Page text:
The New York CARIB News - Heart Health for Women
By Susan Beane, MD
According to the National Institutes of Health (NIH), coronary heart disease is the number one cause of death in the United States with one in four women dying from heart disease1. Taking the necessary measures to adopt a heart healthy lifestyle and seeking proper treatment measures for existing conditions can greatly decrease the likelihood of early death from this disease.
When a doctor determines that your high blood pressure or high cholesterol is not in control, he or she will then advise you that you need medication to control your heart health and get you back into healthy shape. One of the biggest concerns that doctors have is patients do not “stick with” the treatments they prescribe—medications, diet and exercise changes, smoking cessation, etc. Doctors are your partners, working with you to make sure that you achieve the best health possible. Taking an active role in your own health is one of the most important things you can do as a patient.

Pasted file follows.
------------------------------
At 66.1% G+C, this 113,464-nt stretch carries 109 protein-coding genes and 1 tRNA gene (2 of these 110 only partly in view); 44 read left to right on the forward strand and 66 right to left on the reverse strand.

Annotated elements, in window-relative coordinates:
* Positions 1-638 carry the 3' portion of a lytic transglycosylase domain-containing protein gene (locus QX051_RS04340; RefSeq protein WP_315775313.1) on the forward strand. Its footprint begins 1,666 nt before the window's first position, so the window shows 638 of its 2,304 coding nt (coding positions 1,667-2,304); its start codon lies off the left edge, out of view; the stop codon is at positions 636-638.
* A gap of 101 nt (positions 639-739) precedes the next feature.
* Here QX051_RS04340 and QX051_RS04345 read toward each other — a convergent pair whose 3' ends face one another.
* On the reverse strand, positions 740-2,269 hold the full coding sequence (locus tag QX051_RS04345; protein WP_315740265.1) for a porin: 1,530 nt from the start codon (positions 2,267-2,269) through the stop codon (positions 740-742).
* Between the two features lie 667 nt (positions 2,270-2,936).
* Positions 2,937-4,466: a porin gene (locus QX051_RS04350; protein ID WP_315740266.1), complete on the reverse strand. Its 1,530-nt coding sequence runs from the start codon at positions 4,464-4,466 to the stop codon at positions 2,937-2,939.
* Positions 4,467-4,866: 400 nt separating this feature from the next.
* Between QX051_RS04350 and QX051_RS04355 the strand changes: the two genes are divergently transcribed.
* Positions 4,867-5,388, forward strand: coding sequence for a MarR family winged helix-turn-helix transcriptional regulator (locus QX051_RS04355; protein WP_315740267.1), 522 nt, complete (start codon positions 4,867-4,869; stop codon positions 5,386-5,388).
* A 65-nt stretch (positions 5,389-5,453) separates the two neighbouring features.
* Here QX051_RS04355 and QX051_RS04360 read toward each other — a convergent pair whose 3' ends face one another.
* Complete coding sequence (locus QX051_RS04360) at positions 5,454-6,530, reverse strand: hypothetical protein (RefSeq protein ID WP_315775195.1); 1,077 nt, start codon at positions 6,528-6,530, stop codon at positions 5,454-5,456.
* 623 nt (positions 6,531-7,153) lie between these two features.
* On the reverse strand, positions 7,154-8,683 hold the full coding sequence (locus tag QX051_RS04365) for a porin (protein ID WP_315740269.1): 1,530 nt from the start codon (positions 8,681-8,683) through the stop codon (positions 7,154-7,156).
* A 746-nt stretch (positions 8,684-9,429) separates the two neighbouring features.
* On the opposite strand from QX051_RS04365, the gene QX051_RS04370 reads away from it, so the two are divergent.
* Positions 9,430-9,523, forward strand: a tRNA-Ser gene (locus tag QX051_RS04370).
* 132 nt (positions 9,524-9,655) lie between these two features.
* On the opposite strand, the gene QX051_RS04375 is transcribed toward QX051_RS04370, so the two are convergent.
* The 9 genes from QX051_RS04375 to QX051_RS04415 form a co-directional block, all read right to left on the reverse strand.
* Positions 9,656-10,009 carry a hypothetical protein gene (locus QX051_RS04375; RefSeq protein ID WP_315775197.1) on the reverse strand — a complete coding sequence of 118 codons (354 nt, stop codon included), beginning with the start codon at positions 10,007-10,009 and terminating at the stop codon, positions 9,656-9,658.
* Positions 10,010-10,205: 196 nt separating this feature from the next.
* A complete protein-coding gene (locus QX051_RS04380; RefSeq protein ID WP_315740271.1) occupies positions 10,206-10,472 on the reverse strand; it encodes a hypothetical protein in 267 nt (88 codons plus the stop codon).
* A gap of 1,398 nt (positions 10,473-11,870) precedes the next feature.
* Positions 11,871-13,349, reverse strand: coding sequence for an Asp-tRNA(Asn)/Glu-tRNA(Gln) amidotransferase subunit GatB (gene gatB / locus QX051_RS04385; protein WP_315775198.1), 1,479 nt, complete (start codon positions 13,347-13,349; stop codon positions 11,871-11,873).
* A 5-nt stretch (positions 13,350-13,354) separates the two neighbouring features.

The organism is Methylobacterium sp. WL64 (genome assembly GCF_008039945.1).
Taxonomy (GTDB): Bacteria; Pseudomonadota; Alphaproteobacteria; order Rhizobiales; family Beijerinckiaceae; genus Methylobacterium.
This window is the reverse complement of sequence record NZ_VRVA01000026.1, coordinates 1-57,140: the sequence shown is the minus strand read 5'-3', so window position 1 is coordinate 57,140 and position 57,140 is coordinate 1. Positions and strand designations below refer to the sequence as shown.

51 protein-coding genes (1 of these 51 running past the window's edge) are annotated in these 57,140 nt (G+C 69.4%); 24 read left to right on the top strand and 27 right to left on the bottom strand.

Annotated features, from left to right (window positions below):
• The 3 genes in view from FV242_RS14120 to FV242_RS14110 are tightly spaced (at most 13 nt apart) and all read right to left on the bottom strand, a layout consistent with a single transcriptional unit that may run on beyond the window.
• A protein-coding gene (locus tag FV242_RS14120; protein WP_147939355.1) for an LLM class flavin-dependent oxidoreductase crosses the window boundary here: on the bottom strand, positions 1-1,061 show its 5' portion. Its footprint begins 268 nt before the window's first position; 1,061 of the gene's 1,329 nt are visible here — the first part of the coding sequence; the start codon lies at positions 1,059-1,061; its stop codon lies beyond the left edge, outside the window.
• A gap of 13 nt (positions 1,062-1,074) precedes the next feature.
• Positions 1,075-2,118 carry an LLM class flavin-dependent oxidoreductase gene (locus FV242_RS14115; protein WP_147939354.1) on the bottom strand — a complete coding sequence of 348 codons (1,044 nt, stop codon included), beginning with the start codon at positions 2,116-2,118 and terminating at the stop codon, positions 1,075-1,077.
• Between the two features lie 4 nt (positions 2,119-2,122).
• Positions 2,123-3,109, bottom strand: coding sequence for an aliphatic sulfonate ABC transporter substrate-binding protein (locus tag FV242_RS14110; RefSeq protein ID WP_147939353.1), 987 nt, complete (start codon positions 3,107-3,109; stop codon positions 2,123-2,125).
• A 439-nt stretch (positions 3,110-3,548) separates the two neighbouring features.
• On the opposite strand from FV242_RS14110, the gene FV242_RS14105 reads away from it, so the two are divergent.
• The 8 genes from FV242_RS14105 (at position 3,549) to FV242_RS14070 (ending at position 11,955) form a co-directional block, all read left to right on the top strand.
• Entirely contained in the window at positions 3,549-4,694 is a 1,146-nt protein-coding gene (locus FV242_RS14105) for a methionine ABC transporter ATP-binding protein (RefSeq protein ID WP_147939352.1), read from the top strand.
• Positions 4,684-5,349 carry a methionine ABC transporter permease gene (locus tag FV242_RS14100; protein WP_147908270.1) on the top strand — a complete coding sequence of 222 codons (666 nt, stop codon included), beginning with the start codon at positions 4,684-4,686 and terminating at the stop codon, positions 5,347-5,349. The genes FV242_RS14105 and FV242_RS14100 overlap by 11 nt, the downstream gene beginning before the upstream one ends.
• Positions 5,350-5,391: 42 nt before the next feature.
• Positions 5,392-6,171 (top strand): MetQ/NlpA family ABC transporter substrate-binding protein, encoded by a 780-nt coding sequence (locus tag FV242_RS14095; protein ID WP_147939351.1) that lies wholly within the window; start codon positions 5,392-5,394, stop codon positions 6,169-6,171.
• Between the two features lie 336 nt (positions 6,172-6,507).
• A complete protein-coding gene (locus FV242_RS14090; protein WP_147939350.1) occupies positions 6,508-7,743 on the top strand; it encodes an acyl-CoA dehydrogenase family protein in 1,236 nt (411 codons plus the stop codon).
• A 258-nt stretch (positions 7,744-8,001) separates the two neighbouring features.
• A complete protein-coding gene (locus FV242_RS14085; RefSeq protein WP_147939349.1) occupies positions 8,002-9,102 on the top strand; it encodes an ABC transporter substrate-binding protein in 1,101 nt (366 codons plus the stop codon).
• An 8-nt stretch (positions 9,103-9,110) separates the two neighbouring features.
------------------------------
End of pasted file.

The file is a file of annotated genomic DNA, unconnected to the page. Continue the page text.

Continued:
In the case of heart health, your doctor may have prescribed a medication for hypertension. Hypertension, also called high blood pressure, is not only one of the main contributors to heart disease but is also one of the earliest signs. That medication is critical, as well as medicines to lower your blood cholesterol levels which also affect heart health.
There are serious consequences that can be avoided if you find a way to stick to your medications, and most doctors do understand how frustrating it can be to take a medication or a treatment you don’t understand. Ask questions, ask for explanations. Your doctor wants you to understand so that you feel better and are able to keep your health on track.
For more information on coronary heart disease and its affect on women, please visit the NIH website at http://www.nhlbi.nih.gov/.
1 National Institute of Health (NIH) Heart, Lung and Blood Institute (NHLBI)